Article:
Data 1.59 Korea: Short-Term External Borrowing
Data 1.60 Exchange-Traded Fund Assets ($1.2 Trillion), by Type of Exposure
Data 1.61 Exchange-Traded Fund Trading: Synthetic Replication Based on Total Return Swaps
Data 1.62 Counterparty Risks in Exchange-Traded Funds
1.63 Flash Crash: Intraday Prices, May 6, 2010
1.64 Gold Exchange-Traded Funds
Data 2.1 Net Stable Funding Ratio by Region
Data 2.2 Net Stable Funding Ratio by Business Model
Data 2.3 Net Stable Funding Ratio by Bank, 2009
Data 2.4 Systemic Liquidity Risk Index
Data 2.5 Average Sensitivity of Volatility of Banks' Return on Equity to Systemic Liquidity Risk Index
Data 2.6 Sensitivity of Volatility of Banks’ Return on Equity Based on Market Capitalization to Systemic Liquidity Risk Index
Data 2.7 Sensitivity of Volatility of Banks' Return on Equity Based on Net Stable Funding Ratio to Systemic Liquidity Risk Index
Data 2.8 Illustration of Individual Expected Losses Arising from Liquidity Risk
Data 2.9 Illustration of Joint and Total Expected Shortfalls Arising from Systemic Liquidity Risk
Data 2.10 Total Loan Reductions
Data 2.11 Principal Component Analysis: Total Variation Explained by Each Factor
2.12 Methodology to Compute Systemic Liquidity under the Systemic Risk-Adjusted Liquidity Model
2.13 Conceptual Relation between the Net Stable Funding Ratio at Market Prices and Expected Losses from Liquidity Risk
2.14 Conceptual Scheme for the Probability Distribution of Joint Expected Shortfall from Liquidity Risk: Two-Firm (Bivariate) Case
2.15 Systemic Liquidity Risk ST Framework
Data 3.1 House Price Indices
Data 3.2 Government Participation in Housing Finance
Data 3.3 Government Participation in Housing Finance: Emerging and Newly Industrialized Economies
Data 3.4 Homeownership Rate and Government Participation in Housing Finance
Data 3.5 Homeownership Rate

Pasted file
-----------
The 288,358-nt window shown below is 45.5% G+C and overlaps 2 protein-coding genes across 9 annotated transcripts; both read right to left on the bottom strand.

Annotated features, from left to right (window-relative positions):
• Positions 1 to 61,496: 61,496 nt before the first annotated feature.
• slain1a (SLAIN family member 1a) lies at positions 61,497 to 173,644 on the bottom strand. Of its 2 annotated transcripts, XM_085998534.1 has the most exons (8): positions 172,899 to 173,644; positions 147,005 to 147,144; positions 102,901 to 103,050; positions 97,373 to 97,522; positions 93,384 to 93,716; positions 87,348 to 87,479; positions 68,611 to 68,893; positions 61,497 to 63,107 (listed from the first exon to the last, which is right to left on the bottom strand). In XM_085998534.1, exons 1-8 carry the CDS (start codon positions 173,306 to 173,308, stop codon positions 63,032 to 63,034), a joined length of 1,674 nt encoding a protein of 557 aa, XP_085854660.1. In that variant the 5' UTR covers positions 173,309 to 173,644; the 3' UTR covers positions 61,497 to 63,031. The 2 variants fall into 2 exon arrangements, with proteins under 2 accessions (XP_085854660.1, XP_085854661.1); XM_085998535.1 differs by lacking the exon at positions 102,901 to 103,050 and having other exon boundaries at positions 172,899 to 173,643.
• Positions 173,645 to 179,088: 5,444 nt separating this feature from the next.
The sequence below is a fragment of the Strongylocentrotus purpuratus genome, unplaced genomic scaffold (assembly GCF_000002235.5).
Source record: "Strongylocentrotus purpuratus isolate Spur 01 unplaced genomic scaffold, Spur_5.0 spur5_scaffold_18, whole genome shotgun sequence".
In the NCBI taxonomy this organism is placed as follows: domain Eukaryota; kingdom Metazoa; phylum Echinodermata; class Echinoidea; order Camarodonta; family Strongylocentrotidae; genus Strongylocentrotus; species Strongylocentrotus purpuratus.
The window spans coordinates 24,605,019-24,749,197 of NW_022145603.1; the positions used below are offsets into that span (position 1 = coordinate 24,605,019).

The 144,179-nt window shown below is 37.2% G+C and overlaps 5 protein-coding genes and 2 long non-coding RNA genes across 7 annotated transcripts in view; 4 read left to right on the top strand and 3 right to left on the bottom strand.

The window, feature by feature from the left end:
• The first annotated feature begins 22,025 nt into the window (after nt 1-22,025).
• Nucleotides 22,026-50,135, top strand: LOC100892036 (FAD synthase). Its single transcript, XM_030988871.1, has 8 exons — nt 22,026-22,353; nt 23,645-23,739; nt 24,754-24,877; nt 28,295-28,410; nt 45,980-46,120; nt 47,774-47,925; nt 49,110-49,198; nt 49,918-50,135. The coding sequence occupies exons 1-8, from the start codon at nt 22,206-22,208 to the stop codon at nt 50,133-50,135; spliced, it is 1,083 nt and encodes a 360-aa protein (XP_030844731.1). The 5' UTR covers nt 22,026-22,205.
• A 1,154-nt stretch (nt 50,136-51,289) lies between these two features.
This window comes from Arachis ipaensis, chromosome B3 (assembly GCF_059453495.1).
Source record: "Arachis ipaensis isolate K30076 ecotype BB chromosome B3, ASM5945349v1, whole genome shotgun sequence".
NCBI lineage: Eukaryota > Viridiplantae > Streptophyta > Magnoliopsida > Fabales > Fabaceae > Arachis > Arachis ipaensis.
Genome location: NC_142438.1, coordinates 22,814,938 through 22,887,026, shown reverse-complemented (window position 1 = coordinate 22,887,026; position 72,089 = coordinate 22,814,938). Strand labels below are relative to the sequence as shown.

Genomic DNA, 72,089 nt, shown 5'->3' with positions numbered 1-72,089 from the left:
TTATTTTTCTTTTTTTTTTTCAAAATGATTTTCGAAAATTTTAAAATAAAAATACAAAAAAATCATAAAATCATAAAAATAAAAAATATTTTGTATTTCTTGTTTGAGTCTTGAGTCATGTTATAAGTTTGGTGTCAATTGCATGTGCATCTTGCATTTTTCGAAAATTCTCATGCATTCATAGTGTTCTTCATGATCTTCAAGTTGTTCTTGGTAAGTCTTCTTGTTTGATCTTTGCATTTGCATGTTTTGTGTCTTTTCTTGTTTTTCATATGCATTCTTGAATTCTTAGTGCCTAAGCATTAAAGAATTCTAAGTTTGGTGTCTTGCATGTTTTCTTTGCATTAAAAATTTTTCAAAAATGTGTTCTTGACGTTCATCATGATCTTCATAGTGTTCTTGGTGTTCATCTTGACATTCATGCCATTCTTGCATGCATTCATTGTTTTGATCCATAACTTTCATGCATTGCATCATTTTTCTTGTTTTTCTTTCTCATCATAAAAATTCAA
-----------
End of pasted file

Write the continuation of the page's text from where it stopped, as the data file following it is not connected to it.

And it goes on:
Data 3.6 Residential Mortgage-Debt-to-GDP Ratio: Advanced Economies
Data 3.7 Residential Mortgage-Debt-to-GDP Ratio: Emerging Europe
Data 3.8 Nonperforming Residential Mortgage Loans
Data 3.9 Home Foreclosures in the United Kingdom and the United States
Statistical Appendix
Data 1. Major Net Exporters and Importers of Capital in 2010
2. Sovereign Credit Default Swap Spreads
3. Selected Credit Default Swap Spreads
Data 4. Selected Spreads
Data 5. Implied Volatility Indices
Data 6. Twelve-Month Forward Price/Earnings Ratios
Data 7. United States: Corporate Bond Market
Data 8. Euro Area: Corporate Bond Market
Data 9. United States: Commercial Paper Market
Data 1. Selected Indicators on the Size of the Capital Markets, 2009
Data 2. MSCI Equity Market Indices
Data 3. Emerging Market Bond Index: EMBI Global Yield Spreads
Data 4. Emerging Market External Financing: Total Bonds, Equities, and Loans
Data 5. Emerging Market External Financing: Bonds
Data 6. Emerging Market External Financing: Equities
Data 7. Emerging Market External Financing: Loans
Data 8. Equity Valuation Measures: Dividend-Yield Ratios
Data 9. Equity Valuation Measures: Price/Earnings Ratios
Data 10. Emerging Markets: Mutual Fund Flows
(*)Please note that effective this issue, the IMF’s Statistics Department has assumed responsibility for compiling the Financial Soundness Indicators tables and they are no longer part of this appendix. However, these tables will continue to be linked to the GFSR Statistical Appendix on the IMF’s public website.
The following symbols have been used throughout this appendix:

. . . to indicate that data are not available;
—— to indicate that the figure is zero or less than half the final digit shown, or that the item does not exist;

- between years and months (for example, 2008–09 or January–June) to indicate the years or months covered, including the beginning and ending years or months;

/ between years (for example, 2008/09) to indicate a fiscal or financial year.

“Billion” means a thousand million; “trillion” means a thousand billion.

“Basis points” refer to hundredths of 1 percentage point (for example, 25 basis points are equivalent to of 1 percentage point).

“n.a.” means not applicable.

Minor discrepancies between constituent figures and totals are due to rounding.
Disclaimer: As used in this volume the term “country” does not in all cases refer to a territorial entity that is a state as understood by international law and practice. As used here, the term also covers some territorial entities that are not states but for which statistical data are maintained on a separate and independent basis.